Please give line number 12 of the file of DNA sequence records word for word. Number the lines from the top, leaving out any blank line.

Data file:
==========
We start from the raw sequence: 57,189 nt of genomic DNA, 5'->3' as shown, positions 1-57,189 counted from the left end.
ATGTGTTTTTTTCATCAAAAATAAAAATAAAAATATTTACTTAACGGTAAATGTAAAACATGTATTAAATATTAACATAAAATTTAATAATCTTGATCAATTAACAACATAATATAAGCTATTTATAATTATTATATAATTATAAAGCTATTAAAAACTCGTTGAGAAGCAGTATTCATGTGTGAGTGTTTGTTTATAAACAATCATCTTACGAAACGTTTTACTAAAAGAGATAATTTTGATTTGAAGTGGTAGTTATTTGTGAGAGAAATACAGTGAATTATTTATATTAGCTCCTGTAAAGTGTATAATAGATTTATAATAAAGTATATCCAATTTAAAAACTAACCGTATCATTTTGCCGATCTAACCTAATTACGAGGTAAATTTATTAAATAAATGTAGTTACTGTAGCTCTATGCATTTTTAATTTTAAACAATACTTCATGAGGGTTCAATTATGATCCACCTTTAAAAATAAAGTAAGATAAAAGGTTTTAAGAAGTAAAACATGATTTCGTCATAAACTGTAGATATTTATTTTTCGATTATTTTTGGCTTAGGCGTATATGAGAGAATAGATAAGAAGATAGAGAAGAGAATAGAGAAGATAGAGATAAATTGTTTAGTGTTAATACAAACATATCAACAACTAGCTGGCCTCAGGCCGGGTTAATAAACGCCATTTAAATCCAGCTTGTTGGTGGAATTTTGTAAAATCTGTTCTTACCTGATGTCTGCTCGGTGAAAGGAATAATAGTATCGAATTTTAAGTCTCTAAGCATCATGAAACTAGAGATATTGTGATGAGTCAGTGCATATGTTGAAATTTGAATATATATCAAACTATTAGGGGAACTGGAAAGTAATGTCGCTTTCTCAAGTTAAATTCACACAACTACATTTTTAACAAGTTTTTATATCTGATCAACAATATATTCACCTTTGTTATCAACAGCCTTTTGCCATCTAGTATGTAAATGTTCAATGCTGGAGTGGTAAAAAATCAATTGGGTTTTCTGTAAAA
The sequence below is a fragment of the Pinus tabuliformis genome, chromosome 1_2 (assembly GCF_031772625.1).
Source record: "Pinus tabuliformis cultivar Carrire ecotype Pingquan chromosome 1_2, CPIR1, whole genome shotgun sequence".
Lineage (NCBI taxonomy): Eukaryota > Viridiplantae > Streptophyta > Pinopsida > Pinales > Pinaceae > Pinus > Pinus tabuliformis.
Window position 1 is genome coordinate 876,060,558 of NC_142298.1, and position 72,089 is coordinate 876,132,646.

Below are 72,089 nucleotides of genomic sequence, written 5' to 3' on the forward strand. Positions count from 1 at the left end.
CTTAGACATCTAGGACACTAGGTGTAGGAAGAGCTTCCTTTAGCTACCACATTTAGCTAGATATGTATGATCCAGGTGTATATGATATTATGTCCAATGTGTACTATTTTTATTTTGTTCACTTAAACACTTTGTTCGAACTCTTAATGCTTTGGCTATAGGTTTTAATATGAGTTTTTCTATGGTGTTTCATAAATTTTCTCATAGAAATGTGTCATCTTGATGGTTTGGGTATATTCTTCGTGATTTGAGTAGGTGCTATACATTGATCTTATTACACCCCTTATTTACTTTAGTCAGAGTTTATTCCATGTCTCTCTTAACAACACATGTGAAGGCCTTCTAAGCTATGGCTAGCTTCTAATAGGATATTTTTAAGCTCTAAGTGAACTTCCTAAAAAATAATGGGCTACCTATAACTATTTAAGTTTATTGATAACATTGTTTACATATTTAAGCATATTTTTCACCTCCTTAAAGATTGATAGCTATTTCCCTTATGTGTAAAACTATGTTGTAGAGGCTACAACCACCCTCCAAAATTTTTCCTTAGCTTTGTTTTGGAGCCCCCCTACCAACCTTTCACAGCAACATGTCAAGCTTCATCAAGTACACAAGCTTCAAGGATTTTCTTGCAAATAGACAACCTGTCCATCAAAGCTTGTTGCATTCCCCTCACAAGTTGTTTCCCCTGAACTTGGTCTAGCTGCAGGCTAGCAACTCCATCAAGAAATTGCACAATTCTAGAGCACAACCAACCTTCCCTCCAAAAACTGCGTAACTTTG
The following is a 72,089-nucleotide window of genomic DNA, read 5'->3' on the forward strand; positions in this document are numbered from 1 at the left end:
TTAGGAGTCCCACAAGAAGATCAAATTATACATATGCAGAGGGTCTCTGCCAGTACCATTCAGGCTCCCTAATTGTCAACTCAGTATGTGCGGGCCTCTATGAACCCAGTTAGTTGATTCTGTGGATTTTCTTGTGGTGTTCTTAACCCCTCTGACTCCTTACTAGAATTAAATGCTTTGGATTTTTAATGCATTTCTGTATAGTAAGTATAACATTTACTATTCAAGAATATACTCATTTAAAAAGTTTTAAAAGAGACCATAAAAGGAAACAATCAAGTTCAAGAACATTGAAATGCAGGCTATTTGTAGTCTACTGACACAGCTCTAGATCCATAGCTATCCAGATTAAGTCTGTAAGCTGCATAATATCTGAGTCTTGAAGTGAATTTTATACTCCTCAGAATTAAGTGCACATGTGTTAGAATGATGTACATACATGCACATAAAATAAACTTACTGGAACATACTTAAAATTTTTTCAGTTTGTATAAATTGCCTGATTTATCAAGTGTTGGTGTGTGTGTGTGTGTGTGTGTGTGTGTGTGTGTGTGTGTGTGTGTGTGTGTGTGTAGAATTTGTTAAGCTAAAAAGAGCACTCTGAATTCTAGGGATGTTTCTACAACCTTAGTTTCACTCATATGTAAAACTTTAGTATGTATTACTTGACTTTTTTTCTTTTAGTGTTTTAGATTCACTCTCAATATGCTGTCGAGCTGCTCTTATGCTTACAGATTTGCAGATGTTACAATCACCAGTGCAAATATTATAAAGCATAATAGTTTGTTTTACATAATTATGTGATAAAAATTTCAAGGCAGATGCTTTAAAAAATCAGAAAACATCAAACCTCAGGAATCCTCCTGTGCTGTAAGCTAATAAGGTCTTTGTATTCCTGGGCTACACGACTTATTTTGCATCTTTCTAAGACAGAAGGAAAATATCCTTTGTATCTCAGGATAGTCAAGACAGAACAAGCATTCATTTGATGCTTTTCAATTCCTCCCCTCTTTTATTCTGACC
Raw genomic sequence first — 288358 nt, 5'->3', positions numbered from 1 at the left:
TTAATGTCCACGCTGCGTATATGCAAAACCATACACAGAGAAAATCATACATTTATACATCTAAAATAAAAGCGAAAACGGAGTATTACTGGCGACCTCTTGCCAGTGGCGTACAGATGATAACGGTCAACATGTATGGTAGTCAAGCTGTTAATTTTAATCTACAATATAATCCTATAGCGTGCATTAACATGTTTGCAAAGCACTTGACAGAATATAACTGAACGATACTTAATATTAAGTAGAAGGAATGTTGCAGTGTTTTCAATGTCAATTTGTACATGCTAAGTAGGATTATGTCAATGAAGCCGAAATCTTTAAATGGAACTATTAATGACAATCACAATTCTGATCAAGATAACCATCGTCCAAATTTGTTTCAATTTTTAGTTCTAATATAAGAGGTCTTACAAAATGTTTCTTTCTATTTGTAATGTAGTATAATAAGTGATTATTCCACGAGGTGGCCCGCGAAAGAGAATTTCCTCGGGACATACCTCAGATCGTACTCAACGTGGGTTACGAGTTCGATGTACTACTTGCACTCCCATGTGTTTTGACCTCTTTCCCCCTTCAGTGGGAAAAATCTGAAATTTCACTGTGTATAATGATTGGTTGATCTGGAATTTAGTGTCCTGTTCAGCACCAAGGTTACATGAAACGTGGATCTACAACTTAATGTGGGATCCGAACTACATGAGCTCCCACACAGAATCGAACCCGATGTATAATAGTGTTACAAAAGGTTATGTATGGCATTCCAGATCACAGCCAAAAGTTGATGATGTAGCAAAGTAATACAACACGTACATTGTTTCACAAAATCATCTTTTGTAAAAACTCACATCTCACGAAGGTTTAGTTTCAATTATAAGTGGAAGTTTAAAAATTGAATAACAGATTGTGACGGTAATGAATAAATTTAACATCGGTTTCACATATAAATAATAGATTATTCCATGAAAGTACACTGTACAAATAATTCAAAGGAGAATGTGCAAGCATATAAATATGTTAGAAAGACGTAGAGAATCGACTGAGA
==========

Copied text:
TTAATGTCCACGCTGCGTATATGCAAAACCATACACAGAGAAAATCATACATTTATACATCTAAAATAAAAGCGAAAACGGAGTATTACTGGCGACCTCTTGCCAGTGGCGTACAGATGATAACGGTCAACATGTATGGTAGTCAAGCTGTTAATTTTAATCTACAATATAATCCTATAGCGTGCATTAACATGTTTGCAAAGCACTTGACAGAATATAACTGAACGATACTTAATATTAAGTAGAAGGAATGTTGCAGTGTTTTCAATGTCAATTTGTACATGCTAAGTAGGATTATGTCAATGAAGCCGAAATCTTTAAATGGAACTATTAATGACAATCACAATTCTGATCAAGATAACCATCGTCCAAATTTGTTTCAATTTTTAGTTCTAATATAAGAGGTCTTACAAAATGTTTCTTTCTATTTGTAATGTAGTATAATAAGTGATTATTCCACGAGGTGGCCCGCGAAAGAGAATTTCCTCGGGACATACCTCAGATCGTACTCAACGTGGGTTACGAGTTCGATGTACTACTTGCACTCCCATGTGTTTTGACCTCTTTCCCCCTTCAGTGGGAAAAATCTGAAATTTCACTGTGTATAATGATTGGTTGATCTGGAATTTAGTGTCCTGTTCAGCACCAAGGTTACATGAAACGTGGATCTACAACTTAATGTGGGATCCGAACTACATGAGCTCCCACACAGAATCGAACCCGATGTATAATAGTGTTACAAAAGGTTATGTATGGCATTCCAGATCACAGCCAAAAGTTGATGATGTAGCAAAGTAATACAACACGTACATTGTTTCACAAAATCATCTTTTGTAAAAACTCACATCTCACGAAGGTTTAGTTTCAATTATAAGTGGAAGTTTAAAAATTGAATAACAGATTGTGACGGTAATGAATAAATTTAACATCGGTTTCACATATAAATAATAGATTATTCCATGAAAGTACACTGTACAAATAATTCAAAGGAGAATGTGCAAGCATATAAATATGTTAGAAAGACGTAGAGAATCGACTGAGA